Ten years ago this week, the Fed unexpectedly slashed interest rates at an unscheduled meeting. This was early in the slow-motion collapse of the American economy, and it was in some ways a warning of how bad the recession was gonna get, and a giveaway as to how little we actually knew about what was coming. We're looking back at that decision today as we kick off Divided Decade, our yearlong project on the financial crisis and its aftermath. We're also bringing you a story about how the crisis changed one Dreamer, and we're hoping you'll share yours. Plus, what you need to know as the World Economic Forum kicks off in Davos, Switzerland.
When all is said and done, this week's government shutdown will have lasted 60 hours, give or take. There's a deal in place that'll get things back to normal by tomorrow morning. But what's "normal" even mean? We might be getting used to government run on a deadline, three weeks at a time or so, but that's not exactly "normal." And yet, the economy seems to be giving that not-normalcy a pass. That's where we're starting today's show. Then, we'll get the real issue underpinning the shutdown, one that hasn't been resolved yet: What's the vision for immigration in this country? President Donald Trump and some Republicans in Congress are pushing to dramatically reduce legal immigration to the United States, and to move the overarching concept from family reunification to a skills-based system. That means fewer workers in an already tight labor market, and it's making some businesses anxious. Plus, introducing our latest project: Divided Decade.
As we tape this, the United States government is hours away from grinding to a halt, barring a last-minute deal. The blame game is already starting, and that's where we'll start today's show. Then we'll look at lessons federal workers learned from the last shutdown. Plus, the latest on Amazon Prime, IBM and electric vehicle sales.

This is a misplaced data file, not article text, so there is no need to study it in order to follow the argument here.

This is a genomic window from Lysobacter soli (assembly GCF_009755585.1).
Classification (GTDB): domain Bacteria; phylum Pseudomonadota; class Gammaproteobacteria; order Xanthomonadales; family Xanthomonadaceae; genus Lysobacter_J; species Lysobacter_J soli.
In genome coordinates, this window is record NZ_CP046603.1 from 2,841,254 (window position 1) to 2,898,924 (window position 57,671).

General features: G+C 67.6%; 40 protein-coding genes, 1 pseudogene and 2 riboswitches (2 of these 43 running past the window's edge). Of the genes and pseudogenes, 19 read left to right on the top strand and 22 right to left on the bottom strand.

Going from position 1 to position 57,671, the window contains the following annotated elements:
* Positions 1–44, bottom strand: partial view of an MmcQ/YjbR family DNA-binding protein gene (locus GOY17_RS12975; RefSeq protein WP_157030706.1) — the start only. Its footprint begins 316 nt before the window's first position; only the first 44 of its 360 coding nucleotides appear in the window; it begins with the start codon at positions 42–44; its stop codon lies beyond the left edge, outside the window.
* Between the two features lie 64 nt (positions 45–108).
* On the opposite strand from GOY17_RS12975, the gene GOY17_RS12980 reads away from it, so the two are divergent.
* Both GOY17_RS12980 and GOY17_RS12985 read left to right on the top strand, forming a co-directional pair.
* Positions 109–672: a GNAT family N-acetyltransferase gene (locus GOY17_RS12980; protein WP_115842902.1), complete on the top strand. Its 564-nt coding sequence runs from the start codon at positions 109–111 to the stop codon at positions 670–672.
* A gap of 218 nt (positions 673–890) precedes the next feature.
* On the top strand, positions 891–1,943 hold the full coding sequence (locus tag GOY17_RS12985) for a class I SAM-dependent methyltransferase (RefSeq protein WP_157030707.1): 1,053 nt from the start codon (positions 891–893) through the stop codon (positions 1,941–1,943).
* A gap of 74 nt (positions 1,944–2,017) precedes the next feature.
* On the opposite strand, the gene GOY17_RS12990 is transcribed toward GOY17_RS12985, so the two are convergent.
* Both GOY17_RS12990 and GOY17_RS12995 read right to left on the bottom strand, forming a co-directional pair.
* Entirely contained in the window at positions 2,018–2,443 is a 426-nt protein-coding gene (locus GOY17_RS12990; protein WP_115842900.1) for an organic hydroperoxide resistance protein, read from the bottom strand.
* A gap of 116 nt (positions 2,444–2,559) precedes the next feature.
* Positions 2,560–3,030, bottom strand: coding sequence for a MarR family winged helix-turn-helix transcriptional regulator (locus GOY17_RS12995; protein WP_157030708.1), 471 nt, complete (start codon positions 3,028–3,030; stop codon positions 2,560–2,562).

Here we are again. No federal budget, no government funding beyond the next day or so. There was a time when this state of affairs was brushed off as congressional legislators simply kicking the can down the road, that they'd come to their senses and be, y'know, responsible. But those days seem to be gone, and this economy's getting by on a never-ending series of four-week budget stopgaps. That's how we're starting the show today. Then: a check on the White House's infrastructure plan, which is expected in the next few weeks. Plus, we check back in on Erie, Pennsylvania, in our continuing series The Big Promise.
You can add a certain device maker from Cupertino, California, to the list of companies crediting the new tax law for new strategic business decisions. Apple announced today it would bring profits back from overseas and add a bunch of new jobs in the next five years. We'll kick off the show today by talking about what it all means. Then: President Donald Trump likes to take credit for gains in the stock market over the past year, but it's worth noting that economies and markets in Europe, China and Japan are booming, too. We'll look at the full picture. Plus, a conversation with BlackRock CEO Larry Fink. He just wrote an open letter to CEOs telling them to think not just about profits but about making a positive contribution to society.
Sony Pictures hopes so. The studio is making a bid for the rights to the bestselling board game. We like Catan because it's all about economics, but is there enough there for the kind of mega-franchise Hollywood demands these days? Plus, we're talking markets and the Chinese government's new plan for limiting the population of Shanghai.